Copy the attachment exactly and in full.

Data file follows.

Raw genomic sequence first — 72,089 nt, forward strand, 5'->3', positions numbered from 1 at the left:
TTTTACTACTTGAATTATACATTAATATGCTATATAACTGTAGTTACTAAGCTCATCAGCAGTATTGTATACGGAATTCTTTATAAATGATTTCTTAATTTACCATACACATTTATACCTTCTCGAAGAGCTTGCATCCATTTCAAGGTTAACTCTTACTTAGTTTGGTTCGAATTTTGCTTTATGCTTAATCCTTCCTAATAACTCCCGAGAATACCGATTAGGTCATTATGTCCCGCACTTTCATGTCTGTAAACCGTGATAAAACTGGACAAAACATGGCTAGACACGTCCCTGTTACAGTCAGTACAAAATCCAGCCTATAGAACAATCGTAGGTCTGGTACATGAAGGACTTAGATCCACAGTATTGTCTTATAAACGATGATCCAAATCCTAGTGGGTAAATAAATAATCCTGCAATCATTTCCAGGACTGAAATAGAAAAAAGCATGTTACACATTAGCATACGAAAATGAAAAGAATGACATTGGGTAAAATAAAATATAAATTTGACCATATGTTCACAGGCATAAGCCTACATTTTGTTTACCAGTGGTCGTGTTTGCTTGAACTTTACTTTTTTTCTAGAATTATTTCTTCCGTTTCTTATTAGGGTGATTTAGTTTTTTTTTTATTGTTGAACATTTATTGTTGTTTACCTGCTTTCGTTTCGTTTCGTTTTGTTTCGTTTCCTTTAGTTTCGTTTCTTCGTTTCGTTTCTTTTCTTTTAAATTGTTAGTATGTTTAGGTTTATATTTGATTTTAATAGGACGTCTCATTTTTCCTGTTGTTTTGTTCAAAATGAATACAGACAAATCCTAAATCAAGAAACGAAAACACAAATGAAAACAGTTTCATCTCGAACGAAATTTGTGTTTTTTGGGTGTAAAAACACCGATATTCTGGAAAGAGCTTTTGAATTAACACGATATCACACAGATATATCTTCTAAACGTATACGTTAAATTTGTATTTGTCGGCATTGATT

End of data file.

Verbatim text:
Raw genomic sequence first — 72,089 nt, forward strand, 5'->3', positions numbered from 1 at the left:
TTTTACTACTTGAATTATACATTAATATGCTATATAACTGTAGTTACTAAGCTCATCAGCAGTATTGTATACGGAATTCTTTATAAATGATTTCTTAATTTACCATACACATTTATACCTTCTCGAAGAGCTTGCATCCATTTCAAGGTTAACTCTTACTTAGTTTGGTTCGAATTTTGCTTTATGCTTAATCCTTCCTAATAACTCCCGAGAATACCGATTAGGTCATTATGTCCCGCACTTTCATGTCTGTAAACCGTGATAAAACTGGACAAAACATGGCTAGACACGTCCCTGTTACAGTCAGTACAAAATCCAGCCTATAGAACAATCGTAGGTCTGGTACATGAAGGACTTAGATCCACAGTATTGTCTTATAAACGATGATCCAAATCCTAGTGGGTAAATAAATAATCCTGCAATCATTTCCAGGACTGAAATAGAAAAAAGCATGTTACACATTAGCATACGAAAATGAAAAGAATGACATTGGGTAAAATAAAATATAAATTTGACCATATGTTCACAGGCATAAGCCTACATTTTGTTTACCAGTGGTCGTGTTTGCTTGAACTTTACTTTTTTTCTAGAATTATTTCTTCCGTTTCTTATTAGGGTGATTTAGTTTTTTTTTTATTGTTGAACATTTATTGTTGTTTACCTGCTTTCGTTTCGTTTCGTTTTGTTTCGTTTCCTTTAGTTTCGTTTCTTCGTTTCGTTTCTTTTCTTTTAAATTGTTAGTATGTTTAGGTTTATATTTGATTTTAATAGGACGTCTCATTTTTCCTGTTGTTTTGTTCAAAATGAATACAGACAAATCCTAAATCAAGAAACGAAAACACAAATGAAAACAGTTTCATCTCGAACGAAATTTGTGTTTTTTGGGTGTAAAAACACCGATATTCTGGAAAGAGCTTTTGAATTAACACGATATCACACAGATATATCTTCTAAACGTATACGTTAAATTTGTATTTGTCGGCATTGATT